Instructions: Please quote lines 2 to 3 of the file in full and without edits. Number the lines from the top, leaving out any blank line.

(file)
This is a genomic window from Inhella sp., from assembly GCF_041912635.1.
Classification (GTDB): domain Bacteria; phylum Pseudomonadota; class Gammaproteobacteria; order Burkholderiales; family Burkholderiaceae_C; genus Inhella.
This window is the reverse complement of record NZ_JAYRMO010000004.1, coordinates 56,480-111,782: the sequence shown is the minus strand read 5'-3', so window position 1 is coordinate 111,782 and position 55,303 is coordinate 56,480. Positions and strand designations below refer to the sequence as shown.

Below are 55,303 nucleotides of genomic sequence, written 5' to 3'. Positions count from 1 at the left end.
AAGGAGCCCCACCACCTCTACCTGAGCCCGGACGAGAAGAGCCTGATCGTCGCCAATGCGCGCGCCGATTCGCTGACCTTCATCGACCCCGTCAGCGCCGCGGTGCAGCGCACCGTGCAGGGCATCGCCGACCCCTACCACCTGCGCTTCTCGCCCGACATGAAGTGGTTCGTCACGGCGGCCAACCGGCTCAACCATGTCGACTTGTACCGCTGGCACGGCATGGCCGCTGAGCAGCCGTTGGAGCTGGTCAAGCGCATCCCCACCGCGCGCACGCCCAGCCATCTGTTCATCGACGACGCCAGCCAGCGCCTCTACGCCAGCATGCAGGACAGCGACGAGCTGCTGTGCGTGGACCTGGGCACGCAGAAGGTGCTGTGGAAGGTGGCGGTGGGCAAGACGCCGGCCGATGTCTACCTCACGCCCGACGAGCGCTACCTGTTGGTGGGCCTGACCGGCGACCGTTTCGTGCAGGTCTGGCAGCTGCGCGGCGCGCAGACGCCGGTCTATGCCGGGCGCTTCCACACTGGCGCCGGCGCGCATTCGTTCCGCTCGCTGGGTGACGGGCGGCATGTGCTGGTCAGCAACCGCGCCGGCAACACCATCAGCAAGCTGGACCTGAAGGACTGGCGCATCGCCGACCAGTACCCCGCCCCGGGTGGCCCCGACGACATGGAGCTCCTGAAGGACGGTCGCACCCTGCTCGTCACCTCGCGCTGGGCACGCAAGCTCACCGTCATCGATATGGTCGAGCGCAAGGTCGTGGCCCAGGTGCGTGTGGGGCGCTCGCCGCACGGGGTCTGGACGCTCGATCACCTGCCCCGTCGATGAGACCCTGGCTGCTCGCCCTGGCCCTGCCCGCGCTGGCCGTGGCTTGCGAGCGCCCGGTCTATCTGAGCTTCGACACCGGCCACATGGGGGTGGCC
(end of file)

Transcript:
Classification (GTDB): domain Bacteria; phylum Pseudomonadota; class Gammaproteobacteria; order Burkholderiales; family Burkholderiaceae_C; genus Inhella.
This window is the reverse complement of record NZ_JAYRMO010000004.1, coordinates 56,480-111,782: the sequence shown is the minus strand read 5'-3', so window position 1 is coordinate 111,782 and position 55,303 is coordinate 56,480. Positions and strand designations below refer to the sequence as shown.